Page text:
The European Commission has admitted for the first time that the Anti-Counterfeiting Trade Agreement, or ACTA, will probably be defeated in Europe.
The failure of ACTA to be voted through in the EU is indeed likely, as the leader of the trade committee that has been scrutinising it has advised the European Parliament to reject it in June. Most political groupings in the Parliament, and even the Parliament's president, have also come out against the treaty.
However, the European Commission has always been a staunch defender of the treaty, and digital agenda commissioner Neelie Kroes's admission on Friday marks a watershed moment in the ongoing ACTA debate.
"We have recently seen how many thousands of people are willing to protest against rules which they see as constraining the openness and innovation of the internet. This is a strong new political voice," Kroes said in a speech at the Re:publica conference in Berlin. "And as a force for openness, I welcome it, even if I do not always agree with everything it says on every subject."
"We are now likely to be in a world without [the stalled US act] SOPA and without ACTA. Now we need to find solutions to make the internet a place of freedom, openness, and innovation fit for all citizens, not just for the techno avant-garde," Kroes continued.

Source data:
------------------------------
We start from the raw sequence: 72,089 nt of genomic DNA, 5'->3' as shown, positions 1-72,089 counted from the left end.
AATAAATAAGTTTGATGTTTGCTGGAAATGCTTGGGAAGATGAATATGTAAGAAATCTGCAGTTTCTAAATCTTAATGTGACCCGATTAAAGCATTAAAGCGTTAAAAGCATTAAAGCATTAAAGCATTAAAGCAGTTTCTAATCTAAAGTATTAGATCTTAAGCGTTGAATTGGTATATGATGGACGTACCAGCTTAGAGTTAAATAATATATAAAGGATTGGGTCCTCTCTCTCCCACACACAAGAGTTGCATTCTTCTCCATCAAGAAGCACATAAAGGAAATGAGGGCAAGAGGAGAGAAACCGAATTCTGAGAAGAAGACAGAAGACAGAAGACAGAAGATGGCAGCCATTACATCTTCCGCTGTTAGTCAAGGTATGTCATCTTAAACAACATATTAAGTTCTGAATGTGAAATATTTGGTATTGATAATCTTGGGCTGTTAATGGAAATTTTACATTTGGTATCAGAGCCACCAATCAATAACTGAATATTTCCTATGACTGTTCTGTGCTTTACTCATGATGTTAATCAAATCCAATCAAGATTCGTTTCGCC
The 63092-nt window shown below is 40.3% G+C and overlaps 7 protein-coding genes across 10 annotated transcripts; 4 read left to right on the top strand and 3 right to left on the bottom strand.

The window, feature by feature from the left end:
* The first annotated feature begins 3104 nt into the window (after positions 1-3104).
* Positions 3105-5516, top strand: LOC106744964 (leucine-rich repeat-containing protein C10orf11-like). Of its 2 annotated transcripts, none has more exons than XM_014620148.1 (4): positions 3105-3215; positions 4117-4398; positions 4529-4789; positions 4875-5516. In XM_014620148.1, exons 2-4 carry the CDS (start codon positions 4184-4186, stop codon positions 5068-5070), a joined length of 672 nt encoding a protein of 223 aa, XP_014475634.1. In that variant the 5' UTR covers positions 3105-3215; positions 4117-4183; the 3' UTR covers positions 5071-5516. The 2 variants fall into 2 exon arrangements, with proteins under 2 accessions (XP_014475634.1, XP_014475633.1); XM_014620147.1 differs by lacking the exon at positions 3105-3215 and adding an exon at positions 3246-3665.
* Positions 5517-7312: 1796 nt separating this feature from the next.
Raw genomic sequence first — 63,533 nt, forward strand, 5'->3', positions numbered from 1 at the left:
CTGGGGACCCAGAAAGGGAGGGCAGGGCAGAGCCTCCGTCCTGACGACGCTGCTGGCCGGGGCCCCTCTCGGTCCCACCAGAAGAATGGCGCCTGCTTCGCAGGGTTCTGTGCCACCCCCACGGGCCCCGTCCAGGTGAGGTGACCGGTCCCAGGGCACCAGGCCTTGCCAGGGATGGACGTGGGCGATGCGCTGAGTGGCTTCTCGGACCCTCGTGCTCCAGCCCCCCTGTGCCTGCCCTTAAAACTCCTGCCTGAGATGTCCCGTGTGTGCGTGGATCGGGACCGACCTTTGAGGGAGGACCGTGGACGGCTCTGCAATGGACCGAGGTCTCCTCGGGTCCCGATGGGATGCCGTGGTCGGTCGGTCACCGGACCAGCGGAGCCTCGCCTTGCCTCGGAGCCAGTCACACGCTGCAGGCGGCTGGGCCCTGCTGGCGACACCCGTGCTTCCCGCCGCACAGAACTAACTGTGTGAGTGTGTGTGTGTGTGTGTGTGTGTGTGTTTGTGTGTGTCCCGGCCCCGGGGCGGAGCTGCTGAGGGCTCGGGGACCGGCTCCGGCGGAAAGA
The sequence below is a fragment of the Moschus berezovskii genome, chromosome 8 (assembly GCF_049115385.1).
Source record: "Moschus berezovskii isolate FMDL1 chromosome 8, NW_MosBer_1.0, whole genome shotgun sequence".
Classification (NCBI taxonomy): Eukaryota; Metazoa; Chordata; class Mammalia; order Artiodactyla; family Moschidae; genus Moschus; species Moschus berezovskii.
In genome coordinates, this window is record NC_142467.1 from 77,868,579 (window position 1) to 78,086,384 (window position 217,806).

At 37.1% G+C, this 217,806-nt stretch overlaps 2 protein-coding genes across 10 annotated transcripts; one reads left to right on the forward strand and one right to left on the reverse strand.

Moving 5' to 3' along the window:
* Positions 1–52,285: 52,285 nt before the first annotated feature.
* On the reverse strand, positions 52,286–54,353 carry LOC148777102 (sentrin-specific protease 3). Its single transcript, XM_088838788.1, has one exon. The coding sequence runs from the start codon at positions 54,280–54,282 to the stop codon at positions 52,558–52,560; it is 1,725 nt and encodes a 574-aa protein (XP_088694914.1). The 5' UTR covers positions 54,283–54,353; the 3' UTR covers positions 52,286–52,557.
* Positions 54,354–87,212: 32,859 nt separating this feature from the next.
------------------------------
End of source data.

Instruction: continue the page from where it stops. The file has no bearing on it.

The Commission had previously pleaded with the European Parliament to delay its June vote, as the Commission has referred ACTA to the European Court of Justice (ECJ) for a legal opinion on its implications. That plea apparently fell on deaf ears.
ACTA is ostensibly aimed at harmonising anti-counterfeiting laws around the world, but many have suggested it would also limit online freedoms and unfairly target individual file-sharers, rather than only dealing with those who infringe on intellectual property on a commercial scale.
Now we need to find solutions to make the internet a place of freedom, openness, and innovation fit for all citizens, not just for the techno avant-garde.– Neelie Kroes
People have also criticised the way in which ACTA was negotiated entirely behind closed doors, with no input from civil society.
The agreement has met with political opposition across much of the EU, and has been the subject of numerous demonstrations by activists.
According to a tweet from a journalist attending the speech, Kroes said the ACTA protests had been "a wake-up call for everyone in Brussels", adding: "Don't worry about ACTA any more!"
While it has been signed by many EU member states and by the European Commission, no-one has ratified it yet — not even the US, which along with Japan initiated the document's negotiations.
ACTA can only come into force in the EU if it is ratified by both the European Parliament and every single member state.
Kroes also alluded to the child protection measures the Commission proposed on Wednesday, which include the use of a new EU-wide electronic ID scheme for proving one's age online.
"Sadly, children will always face risks online: just as they will always face risks, like traffic, in the real world," she said. "Rather we need simple tools, that educate and empower children, and enable them to deal with those risks. Just as we do in the 'offline' world."